Elgar and Corpus Christi 2024
  • RomanticStringsRomanticStrings
    Posts: 339
    For those who celebrated Corpus Christi on Sunday, it happened also to fall on Edward Elgar's birthday. My wife and I used Elgar's setting of Ave verum corpus as a prelude and again in the church for those who couldn't join the Eucharistic procession after Mass. A happy confluence.

    We did not join the procession because we have no good way to coordinate music. What methods do you use if you are able to do so?
  • trentonjconn
    Posts: 560
    We did not join the procession because we have no good way to coordinate music. What methods do you use if you are able to do so?

    By this, do you mean that the choir/congregation have trouble staying together when singing in procession? If so, this year we stuck the choir at the rear of the procession instead of the head. It helped tremendously with keeping everyone together, and communication was easier as well. We sang from a program and had hymnals on hand for backup repertoire, if that's relevant. Apologies if I've misunderstood your question.
  • Jeffrey Quick
    Posts: 2,059
    I'm not Elgar, but if we're doing people because their birthdays fall on June 2...
  • Caleferink
    Posts: 430
    I've tried having the choir at the front, at the back, split between the two, sprinkled throughout the congregation, etc. and have come to the conclusion that it's nearly impossible to keep a congregation together singing-wise when they stretch in procession for a city block or more. Choir members aren't spread out that far in normal situations because they need to be able to hear each other, so how can we expect that of mostly-untrained congregants? In the end, I emphasize that we're singing to our Lord in the Blessed Sacrament. In the church, people can just pick up wherever we are; outside, encourage people who can't hear/follow what's being sung to unite their hearts to what is being sung, even if they aren't outwardly doing so for whatever reason.

    All that said, this was my first Corpus Christi procession at the parish I'm currently at, and the route we walked took us in part through the school campus with buildings all around, which provided a bit of acoustical help for the choir and, therefore, the people.
  • Liam
    Posts: 4,976
    The one utility of percussion instruments in devotional singing is outdoors in processions: a handbell (or more) can function like a drum to help keep people together on very steady melodies - e.g., this is a context where using "ST THOMAS" (Wade) can be more successful than insisting that only the chant melody be used; they could be alternated between choir and people.
  • WGS
    Posts: 299
    Has anyone tried using a brass ensemble? A procession is not a march, but many brass players have had marching band - out of doors - experience. - Two or three trumpets plus a euphonium or trombone, etc. can make a lot of coordinated "noise".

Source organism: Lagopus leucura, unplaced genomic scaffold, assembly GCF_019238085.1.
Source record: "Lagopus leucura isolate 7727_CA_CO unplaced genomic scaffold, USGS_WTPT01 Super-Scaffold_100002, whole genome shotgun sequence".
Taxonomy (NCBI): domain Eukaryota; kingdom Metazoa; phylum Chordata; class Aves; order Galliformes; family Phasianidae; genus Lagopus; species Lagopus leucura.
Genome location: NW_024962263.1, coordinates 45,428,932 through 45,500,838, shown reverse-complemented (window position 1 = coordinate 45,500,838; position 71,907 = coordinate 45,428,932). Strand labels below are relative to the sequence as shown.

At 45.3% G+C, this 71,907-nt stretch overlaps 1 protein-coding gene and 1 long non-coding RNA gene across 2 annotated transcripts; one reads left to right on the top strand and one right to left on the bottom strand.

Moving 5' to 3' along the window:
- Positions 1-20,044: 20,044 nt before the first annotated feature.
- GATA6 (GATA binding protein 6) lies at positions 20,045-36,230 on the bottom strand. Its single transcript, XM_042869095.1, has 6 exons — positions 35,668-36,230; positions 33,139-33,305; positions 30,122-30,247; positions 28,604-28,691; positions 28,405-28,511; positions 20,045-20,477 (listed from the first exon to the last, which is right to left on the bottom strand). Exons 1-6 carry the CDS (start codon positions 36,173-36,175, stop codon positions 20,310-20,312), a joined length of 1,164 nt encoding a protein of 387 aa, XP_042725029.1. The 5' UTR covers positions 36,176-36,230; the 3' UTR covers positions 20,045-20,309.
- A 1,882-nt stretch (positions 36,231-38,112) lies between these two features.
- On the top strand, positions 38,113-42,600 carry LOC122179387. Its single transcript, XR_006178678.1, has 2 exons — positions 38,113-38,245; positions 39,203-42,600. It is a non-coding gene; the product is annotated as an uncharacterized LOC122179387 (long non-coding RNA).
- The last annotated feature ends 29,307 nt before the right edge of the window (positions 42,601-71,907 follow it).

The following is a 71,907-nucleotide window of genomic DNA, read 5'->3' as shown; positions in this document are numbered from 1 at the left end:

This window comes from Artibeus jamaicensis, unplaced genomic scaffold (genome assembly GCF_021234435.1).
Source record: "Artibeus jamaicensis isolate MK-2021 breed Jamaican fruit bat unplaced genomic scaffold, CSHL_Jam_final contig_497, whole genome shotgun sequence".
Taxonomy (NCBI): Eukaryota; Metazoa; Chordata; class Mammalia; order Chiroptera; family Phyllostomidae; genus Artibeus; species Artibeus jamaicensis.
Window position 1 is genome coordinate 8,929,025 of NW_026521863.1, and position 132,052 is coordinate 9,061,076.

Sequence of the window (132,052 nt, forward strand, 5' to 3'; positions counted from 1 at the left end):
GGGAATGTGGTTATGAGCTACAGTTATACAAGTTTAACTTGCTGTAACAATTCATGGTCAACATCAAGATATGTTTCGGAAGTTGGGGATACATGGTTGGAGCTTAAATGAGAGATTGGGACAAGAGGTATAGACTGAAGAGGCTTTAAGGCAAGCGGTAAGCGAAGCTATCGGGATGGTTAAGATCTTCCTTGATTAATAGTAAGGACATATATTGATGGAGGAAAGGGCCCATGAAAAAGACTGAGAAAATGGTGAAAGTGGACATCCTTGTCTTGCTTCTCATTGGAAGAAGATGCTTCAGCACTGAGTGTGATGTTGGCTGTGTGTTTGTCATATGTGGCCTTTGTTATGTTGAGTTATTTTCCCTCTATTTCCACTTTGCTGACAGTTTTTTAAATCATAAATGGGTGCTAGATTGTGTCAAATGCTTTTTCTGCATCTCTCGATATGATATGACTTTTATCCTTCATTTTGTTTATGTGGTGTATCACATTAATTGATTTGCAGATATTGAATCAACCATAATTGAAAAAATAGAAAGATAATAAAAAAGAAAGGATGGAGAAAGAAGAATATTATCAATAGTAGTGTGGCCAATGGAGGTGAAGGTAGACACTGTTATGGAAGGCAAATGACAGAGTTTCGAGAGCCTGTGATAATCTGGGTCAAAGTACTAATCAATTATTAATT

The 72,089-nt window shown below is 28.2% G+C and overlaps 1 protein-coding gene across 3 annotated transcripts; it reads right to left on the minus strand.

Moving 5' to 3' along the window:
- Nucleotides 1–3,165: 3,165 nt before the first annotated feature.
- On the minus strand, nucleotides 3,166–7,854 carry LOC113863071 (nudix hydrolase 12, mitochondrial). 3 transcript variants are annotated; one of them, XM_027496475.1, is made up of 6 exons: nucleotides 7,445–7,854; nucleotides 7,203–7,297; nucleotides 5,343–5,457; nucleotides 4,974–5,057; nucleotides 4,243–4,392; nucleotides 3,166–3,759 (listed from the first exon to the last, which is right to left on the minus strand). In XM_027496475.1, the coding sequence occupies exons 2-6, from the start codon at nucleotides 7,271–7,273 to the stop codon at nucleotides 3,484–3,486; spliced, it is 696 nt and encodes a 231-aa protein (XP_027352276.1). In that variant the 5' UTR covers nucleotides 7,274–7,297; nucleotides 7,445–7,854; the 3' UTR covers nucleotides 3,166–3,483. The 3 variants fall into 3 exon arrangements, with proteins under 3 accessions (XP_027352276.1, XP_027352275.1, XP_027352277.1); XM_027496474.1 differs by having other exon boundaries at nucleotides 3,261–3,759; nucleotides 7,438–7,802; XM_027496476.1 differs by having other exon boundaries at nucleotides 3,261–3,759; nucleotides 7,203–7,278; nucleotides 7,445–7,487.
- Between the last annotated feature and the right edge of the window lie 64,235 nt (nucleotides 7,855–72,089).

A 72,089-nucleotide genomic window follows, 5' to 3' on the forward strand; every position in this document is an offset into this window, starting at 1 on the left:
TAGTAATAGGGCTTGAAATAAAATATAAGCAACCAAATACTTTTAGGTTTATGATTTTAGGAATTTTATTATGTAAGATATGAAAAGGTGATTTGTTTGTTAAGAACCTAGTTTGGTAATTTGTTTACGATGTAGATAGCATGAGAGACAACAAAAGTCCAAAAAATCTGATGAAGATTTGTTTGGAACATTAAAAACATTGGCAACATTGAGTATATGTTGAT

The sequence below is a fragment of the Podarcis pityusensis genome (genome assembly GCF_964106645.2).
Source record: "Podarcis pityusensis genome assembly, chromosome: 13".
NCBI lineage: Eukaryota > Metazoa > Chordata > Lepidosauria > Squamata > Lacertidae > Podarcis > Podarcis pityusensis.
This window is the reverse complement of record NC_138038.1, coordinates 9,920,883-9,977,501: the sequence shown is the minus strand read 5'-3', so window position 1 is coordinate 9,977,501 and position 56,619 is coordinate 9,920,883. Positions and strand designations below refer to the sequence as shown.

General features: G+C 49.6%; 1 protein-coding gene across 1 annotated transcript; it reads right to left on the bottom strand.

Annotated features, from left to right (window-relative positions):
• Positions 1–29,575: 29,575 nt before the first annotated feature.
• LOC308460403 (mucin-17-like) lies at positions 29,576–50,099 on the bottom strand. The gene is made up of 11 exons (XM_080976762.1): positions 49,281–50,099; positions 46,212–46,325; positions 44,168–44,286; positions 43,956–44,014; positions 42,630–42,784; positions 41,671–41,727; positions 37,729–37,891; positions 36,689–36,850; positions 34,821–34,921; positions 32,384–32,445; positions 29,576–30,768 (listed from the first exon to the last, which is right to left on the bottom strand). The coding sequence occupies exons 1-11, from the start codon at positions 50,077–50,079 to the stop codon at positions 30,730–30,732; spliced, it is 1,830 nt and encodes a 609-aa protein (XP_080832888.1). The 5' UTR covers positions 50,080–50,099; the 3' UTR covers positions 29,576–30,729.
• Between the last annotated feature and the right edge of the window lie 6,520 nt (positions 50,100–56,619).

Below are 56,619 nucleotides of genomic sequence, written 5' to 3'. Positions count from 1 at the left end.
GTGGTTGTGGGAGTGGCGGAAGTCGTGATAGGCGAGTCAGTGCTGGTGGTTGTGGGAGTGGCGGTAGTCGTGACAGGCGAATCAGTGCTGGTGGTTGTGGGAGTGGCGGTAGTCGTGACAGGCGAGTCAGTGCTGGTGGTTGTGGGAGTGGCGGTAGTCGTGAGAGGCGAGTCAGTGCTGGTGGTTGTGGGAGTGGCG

Thanked by 1FSSPmusic
  • MatthewRoth
    Posts: 2,023
    As I mentioned in another thread, we have bagpipes. To be quite honest, I'm not quite sure about the liceity, but it's nice. The schola stays behind the priest (or when we have things correctly organized, the professed religious and first communicants) so as to keep from getting lost. We sing the O Salutaris (DUGUET, since they're normally working from just text, and that's what we use on Thursdays most of the year), then after a brief moment, we begin the procession with a couple (up to four) verses of Pange lingua (chanted by the men alone), then the pipes take over, and when we return, the schola intones the Tantum ergo, which the people know fairly well. (Due to our situation, everything is outside, even the exposition.) We even managed two verses of "Holy God, We Praise Thy Name" without a repeat at the end of the verses (some people sang quarter notes, others the customary eighth notes, but it worked out, and I heard one of the men singing the bass part as it was…)

    For our Assumption procession, we sing the litany of the BMV (the first, what I consider more common tone from the Liber Usualis), and the litany of the Saints is sung for the Rogation procession. Both are along the same route which takes about fifteen minutes to walk, and we don't do any stations along the way.

    In those cases, the schola sings from behind the priest as well, and what I find most important is to observe a pause between the invocation and the response… otherwise, you're going to overlap and it's really ugly even for people just behind the schola, never mind at the back. But it's much easier to hear singing of any kind far away than an unamplified, spoken rosary…
  • davido
    Posts: 891
    I was going to try the marching brass this year, but ran out of steam and couldn’t get it organized. Maybe next year.

    I like the bagpiper option. Would be appropriate for our Irish heritage: St Patrick’s. Couldn’t find one on late notice tho